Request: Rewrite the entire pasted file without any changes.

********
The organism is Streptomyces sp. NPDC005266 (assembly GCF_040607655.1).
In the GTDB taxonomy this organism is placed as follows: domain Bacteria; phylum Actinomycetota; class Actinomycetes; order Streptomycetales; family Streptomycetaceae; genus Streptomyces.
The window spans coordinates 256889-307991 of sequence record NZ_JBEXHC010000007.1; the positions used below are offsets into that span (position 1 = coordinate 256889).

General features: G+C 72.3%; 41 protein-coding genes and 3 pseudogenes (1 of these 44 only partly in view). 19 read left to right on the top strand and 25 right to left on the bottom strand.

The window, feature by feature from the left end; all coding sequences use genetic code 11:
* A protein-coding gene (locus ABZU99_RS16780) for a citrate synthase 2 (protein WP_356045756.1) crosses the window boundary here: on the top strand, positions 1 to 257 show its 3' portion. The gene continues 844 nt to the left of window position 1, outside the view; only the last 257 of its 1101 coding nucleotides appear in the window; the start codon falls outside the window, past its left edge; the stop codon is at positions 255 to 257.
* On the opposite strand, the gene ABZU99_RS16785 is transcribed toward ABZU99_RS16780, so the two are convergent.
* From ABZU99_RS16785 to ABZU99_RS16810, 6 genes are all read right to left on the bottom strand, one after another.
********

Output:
The organism is Streptomyces sp. NPDC005266 (assembly GCF_040607655.1).
In the GTDB taxonomy this organism is placed as follows: domain Bacteria; phylum Actinomycetota; class Actinomycetes; order Streptomycetales; family Streptomycetaceae; genus Streptomyces.
The window spans coordinates 256889-307991 of sequence record NZ_JBEXHC010000007.1; the positions used below are offsets into that span (position 1 = coordinate 256889).

General features: G+C 72.3%; 41 protein-coding genes and 3 pseudogenes (1 of these 44 only partly in view). 19 read left to right on the top strand and 25 right to left on the bottom strand.

The window, feature by feature from the left end; all coding sequences use genetic code 11:
* A protein-coding gene (locus ABZU99_RS16780) for a citrate synthase 2 (protein WP_356045756.1) crosses the window boundary here: on the top strand, positions 1 to 257 show its 3' portion. The gene continues 844 nt to the left of window position 1, outside the view; only the last 257 of its 1101 coding nucleotides appear in the window; the start codon falls outside the window, past its left edge; the stop codon is at positions 255 to 257.
* On the opposite strand, the gene ABZU99_RS16785 is transcribed toward ABZU99_RS16780, so the two are convergent.
* From ABZU99_RS16785 to ABZU99_RS16810, 6 genes are all read right to left on the bottom strand, one after another.